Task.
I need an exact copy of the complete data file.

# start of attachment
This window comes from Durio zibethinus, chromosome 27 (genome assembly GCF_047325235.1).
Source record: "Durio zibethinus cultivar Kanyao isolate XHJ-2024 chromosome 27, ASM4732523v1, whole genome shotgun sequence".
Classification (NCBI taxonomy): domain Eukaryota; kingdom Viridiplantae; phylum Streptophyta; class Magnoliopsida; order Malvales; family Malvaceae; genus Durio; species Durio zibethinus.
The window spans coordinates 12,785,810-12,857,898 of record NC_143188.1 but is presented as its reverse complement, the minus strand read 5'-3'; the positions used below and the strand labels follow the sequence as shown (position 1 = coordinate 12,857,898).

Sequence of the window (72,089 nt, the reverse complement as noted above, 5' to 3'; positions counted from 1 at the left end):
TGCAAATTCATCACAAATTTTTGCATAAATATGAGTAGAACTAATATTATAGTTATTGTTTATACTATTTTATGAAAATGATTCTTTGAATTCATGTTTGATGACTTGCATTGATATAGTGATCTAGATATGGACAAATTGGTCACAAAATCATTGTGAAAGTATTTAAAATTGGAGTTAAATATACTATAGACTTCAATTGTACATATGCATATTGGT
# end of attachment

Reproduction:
This window comes from Durio zibethinus, chromosome 27 (genome assembly GCF_047325235.1).
Source record: "Durio zibethinus cultivar Kanyao isolate XHJ-2024 chromosome 27, ASM4732523v1, whole genome shotgun sequence".
Classification (NCBI taxonomy): domain Eukaryota; kingdom Viridiplantae; phylum Streptophyta; class Magnoliopsida; order Malvales; family Malvaceae; genus Durio; species Durio zibethinus.
The window spans coordinates 12,785,810-12,857,898 of record NC_143188.1 but is presented as its reverse complement, the minus strand read 5'-3'; the positions used below and the strand labels follow the sequence as shown (position 1 = coordinate 12,857,898).

Sequence of the window (72,089 nt, the reverse complement as noted above, 5' to 3'; positions counted from 1 at the left end):
TGCAAATTCATCACAAATTTTTGCATAAATATGAGTAGAACTAATATTATAGTTATTGTTTATACTATTTTATGAAAATGATTCTTTGAATTCATGTTTGATGACTTGCATTGATATAGTGATCTAGATATGGACAAATTGGTCACAAAATCATTGTGAAAGTATTTAAAATTGGAGTTAAATATACTATAGACTTCAATTGTACATATGCATATTGGT